The yo-yo action in diesel continues with each day alternating between big gains and big losses so far this week. Today’s 11-cent rally is being blamed on reports that Russia is cutting exports of refined products effective immediately. It’s been a while since Russian sabre rattling has driven a noticeable price move in energy futures, after being a common occurrence at the start of the war. Just like tweets from our prior President however, these types of announcements seem to have a diminishing shelf-life, particularly given how the industry has adapted to the change in Russian export flows, so don’t be surprised if the early rally loses steam later today. 

The announcement also helped gasoline prices rally 5-cents off of their overnight lows, and cling to modest gains just above a penny in the early going. Before the announcement, RBOB futures were poised for a 5th straight day of losses.

IF the export ban lasts, that would be good news for US refiners that have seen their buyers in south American countries – most notably Brazil – reduce their purchases in favor of discounted barrels from Russia this year

US refinery runs dropped below year-ago levels for the first time in 6 weeks, with PADDS 1, 2 and 3 all seeing large declines at the start of a busy fall maintenance schedule.  Oil inventories continued to decline, despite the drop-in run rates and a big increase in the adjustment factor as oil exports surged back north of 5 million barrels/day. Keep in mind that as recently as 2011 the US only produced 5 million barrels of oil every day, and exports were mostly banned until 2016, so to be sending this many barrels overseas is truly a game changer for the global market.

Chicken or the egg?  Cushing OK oil stocks dropped below year-ago levels for the first time since January last week, which may be caused by the return of backwardation incenting shippers to lower inventory levels, the shift to new WTI Midland and Houston contracts as the export market expands.  Of course, the low inventory levels are also blamed for causing the backwardation in crude oil prices, and the shift to an export market may keep inventories at the NYMEX hub lower for longer as fewer shippers want to go inland with their barrels.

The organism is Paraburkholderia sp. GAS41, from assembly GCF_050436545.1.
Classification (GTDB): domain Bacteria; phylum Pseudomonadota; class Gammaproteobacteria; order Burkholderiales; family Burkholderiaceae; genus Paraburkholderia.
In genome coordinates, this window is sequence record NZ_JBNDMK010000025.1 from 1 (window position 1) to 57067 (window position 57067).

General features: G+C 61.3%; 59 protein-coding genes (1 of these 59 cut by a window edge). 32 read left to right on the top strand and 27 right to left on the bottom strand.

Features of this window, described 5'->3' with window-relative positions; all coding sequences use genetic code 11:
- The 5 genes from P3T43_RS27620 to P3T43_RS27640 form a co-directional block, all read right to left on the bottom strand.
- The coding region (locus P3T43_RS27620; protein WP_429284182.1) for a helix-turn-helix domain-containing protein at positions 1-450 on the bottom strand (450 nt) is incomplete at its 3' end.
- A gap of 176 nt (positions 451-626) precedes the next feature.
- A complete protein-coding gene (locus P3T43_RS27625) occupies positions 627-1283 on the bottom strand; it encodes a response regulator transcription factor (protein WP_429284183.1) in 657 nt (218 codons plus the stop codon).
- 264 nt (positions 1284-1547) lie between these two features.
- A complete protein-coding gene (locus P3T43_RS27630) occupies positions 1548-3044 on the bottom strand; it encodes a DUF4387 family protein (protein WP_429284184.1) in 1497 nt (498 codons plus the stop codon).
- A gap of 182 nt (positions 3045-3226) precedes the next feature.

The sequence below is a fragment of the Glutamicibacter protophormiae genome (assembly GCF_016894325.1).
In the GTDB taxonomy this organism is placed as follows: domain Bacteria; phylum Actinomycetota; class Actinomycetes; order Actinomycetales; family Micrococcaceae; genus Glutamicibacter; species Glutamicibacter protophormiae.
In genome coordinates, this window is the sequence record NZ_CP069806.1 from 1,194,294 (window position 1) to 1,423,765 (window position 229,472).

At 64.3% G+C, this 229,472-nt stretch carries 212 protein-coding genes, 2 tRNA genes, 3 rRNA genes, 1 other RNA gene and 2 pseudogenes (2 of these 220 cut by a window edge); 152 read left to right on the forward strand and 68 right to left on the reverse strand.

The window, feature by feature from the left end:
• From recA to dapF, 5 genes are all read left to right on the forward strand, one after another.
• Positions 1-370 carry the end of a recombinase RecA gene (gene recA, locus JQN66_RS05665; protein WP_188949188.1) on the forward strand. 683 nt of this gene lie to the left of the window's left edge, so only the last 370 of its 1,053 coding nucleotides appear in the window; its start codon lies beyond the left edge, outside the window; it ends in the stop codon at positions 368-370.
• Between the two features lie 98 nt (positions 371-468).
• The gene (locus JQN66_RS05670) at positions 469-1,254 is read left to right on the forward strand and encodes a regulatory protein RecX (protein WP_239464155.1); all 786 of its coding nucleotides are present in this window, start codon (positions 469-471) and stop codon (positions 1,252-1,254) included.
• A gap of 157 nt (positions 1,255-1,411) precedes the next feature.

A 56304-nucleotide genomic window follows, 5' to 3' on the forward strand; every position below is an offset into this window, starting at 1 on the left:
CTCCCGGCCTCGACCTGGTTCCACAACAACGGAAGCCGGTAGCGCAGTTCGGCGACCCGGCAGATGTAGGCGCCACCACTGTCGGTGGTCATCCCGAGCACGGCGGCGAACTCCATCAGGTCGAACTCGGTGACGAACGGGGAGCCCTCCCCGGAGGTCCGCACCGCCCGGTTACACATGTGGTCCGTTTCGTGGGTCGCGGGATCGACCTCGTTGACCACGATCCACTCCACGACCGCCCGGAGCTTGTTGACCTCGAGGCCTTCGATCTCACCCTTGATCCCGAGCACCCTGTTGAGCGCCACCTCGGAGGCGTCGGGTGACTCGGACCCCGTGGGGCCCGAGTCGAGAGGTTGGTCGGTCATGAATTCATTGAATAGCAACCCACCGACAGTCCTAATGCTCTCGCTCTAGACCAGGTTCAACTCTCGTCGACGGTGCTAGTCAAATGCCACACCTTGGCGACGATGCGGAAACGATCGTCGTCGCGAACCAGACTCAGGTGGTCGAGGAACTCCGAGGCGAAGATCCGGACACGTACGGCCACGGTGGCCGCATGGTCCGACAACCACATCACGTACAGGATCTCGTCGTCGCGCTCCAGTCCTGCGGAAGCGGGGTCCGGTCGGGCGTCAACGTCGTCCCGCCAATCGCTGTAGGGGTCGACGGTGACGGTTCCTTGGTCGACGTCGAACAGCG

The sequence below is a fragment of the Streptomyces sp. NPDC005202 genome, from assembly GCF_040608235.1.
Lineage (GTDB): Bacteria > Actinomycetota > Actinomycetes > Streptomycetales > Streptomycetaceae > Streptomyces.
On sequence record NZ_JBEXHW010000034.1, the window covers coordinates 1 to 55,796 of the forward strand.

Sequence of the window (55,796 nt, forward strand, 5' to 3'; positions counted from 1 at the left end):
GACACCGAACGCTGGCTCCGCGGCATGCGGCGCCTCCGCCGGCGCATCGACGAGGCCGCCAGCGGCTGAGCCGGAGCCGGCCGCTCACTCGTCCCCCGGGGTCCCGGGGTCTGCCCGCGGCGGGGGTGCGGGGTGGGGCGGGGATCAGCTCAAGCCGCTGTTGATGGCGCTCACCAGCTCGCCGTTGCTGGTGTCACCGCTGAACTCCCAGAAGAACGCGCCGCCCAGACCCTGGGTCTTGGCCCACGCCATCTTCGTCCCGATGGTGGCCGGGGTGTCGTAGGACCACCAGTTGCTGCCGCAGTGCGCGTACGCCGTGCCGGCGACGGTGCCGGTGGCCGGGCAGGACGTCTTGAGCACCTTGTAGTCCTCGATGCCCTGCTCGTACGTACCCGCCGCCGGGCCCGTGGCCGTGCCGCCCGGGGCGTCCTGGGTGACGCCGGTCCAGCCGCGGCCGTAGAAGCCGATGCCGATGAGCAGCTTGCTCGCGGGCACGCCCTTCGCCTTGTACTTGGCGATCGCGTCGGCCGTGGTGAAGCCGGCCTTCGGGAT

Refined product inventories remain near the bottom end of their seasonal ranges, with a healthy recovery in demand after last week’s holiday hangover helping keep stocks in check.  The biggest mover was a large jump in PADD 5 distillates, which was foreshadowed by the 30 cent drop in basis values the day prior.   The big story for gasoline on the week was a surge in exports to the highest level of the year, which is helping keep inventories relatively tight despite the driving season having ended 2 weeks ago.

As expected, the FED held rates yesterday, but the open market committee also included a note that they expected to raise rates one more time this year, which sparked a selloff in equity markets that trickled over into energy prices Wednesday afternoon. The correlation between energy and equities has been non-existent of late, and already this morning we’re seeing products up despite equities pointing lower, so it doesn’t look like the FOMC announcement will have a lasting impact on fuel prices this time around.

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Pivotal Week For Price Action
Market TalkWednesday, Sep 20 2023

Week 38- US DOE Inventory Recap